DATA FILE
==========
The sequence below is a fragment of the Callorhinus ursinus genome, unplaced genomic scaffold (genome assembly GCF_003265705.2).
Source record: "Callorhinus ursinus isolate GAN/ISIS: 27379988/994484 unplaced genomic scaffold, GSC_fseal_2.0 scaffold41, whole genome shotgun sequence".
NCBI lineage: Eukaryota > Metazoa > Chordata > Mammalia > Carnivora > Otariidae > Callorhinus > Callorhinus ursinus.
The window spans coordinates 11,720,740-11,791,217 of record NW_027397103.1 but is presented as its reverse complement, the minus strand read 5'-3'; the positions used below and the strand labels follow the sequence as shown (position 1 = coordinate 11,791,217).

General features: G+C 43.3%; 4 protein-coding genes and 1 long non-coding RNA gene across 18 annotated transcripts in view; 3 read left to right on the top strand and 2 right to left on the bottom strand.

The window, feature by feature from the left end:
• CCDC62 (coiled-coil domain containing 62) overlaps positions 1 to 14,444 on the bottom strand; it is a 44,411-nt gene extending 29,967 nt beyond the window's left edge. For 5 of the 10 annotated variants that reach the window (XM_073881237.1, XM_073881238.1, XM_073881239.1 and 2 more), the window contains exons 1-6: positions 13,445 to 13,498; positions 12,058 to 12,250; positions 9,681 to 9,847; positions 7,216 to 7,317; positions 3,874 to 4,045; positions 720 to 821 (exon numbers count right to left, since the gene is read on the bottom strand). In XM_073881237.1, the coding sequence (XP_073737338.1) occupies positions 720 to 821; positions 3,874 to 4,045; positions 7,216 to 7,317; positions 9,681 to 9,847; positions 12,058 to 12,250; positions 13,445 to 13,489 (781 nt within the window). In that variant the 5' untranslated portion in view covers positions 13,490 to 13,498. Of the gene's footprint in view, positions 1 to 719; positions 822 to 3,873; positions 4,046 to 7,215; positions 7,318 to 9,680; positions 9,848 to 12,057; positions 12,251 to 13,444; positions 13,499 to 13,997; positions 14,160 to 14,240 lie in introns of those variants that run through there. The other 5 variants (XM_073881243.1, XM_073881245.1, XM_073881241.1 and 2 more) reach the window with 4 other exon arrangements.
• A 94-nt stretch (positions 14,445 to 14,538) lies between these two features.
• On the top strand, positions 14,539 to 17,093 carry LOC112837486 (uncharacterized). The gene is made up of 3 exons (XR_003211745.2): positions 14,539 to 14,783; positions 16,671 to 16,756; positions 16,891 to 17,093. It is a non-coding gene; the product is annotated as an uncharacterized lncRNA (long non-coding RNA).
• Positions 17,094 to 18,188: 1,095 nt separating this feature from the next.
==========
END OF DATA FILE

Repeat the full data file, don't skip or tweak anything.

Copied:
The sequence below is a fragment of the Callorhinus ursinus genome, unplaced genomic scaffold (genome assembly GCF_003265705.2).
Source record: "Callorhinus ursinus isolate GAN/ISIS: 27379988/994484 unplaced genomic scaffold, GSC_fseal_2.0 scaffold41, whole genome shotgun sequence".
NCBI lineage: Eukaryota > Metazoa > Chordata > Mammalia > Carnivora > Otariidae > Callorhinus > Callorhinus ursinus.
The window spans coordinates 11,720,740-11,791,217 of record NW_027397103.1 but is presented as its reverse complement, the minus strand read 5'-3'; the positions used below and the strand labels follow the sequence as shown (position 1 = coordinate 11,791,217).

General features: G+C 43.3%; 4 protein-coding genes and 1 long non-coding RNA gene across 18 annotated transcripts in view; 3 read left to right on the top strand and 2 right to left on the bottom strand.

The window, feature by feature from the left end:
• CCDC62 (coiled-coil domain containing 62) overlaps positions 1 to 14,444 on the bottom strand; it is a 44,411-nt gene extending 29,967 nt beyond the window's left edge. For 5 of the 10 annotated variants that reach the window (XM_073881237.1, XM_073881238.1, XM_073881239.1 and 2 more), the window contains exons 1-6: positions 13,445 to 13,498; positions 12,058 to 12,250; positions 9,681 to 9,847; positions 7,216 to 7,317; positions 3,874 to 4,045; positions 720 to 821 (exon numbers count right to left, since the gene is read on the bottom strand). In XM_073881237.1, the coding sequence (XP_073737338.1) occupies positions 720 to 821; positions 3,874 to 4,045; positions 7,216 to 7,317; positions 9,681 to 9,847; positions 12,058 to 12,250; positions 13,445 to 13,489 (781 nt within the window). In that variant the 5' untranslated portion in view covers positions 13,490 to 13,498. Of the gene's footprint in view, positions 1 to 719; positions 822 to 3,873; positions 4,046 to 7,215; positions 7,318 to 9,680; positions 9,848 to 12,057; positions 12,251 to 13,444; positions 13,499 to 13,997; positions 14,160 to 14,240 lie in introns of those variants that run through there. The other 5 variants (XM_073881243.1, XM_073881245.1, XM_073881241.1 and 2 more) reach the window with 4 other exon arrangements.
• A 94-nt stretch (positions 14,445 to 14,538) lies between these two features.
• On the top strand, positions 14,539 to 17,093 carry LOC112837486 (uncharacterized). The gene is made up of 3 exons (XR_003211745.2): positions 14,539 to 14,783; positions 16,671 to 16,756; positions 16,891 to 17,093. It is a non-coding gene; the product is annotated as an uncharacterized lncRNA (long non-coding RNA).
• Positions 17,094 to 18,188: 1,095 nt separating this feature from the next.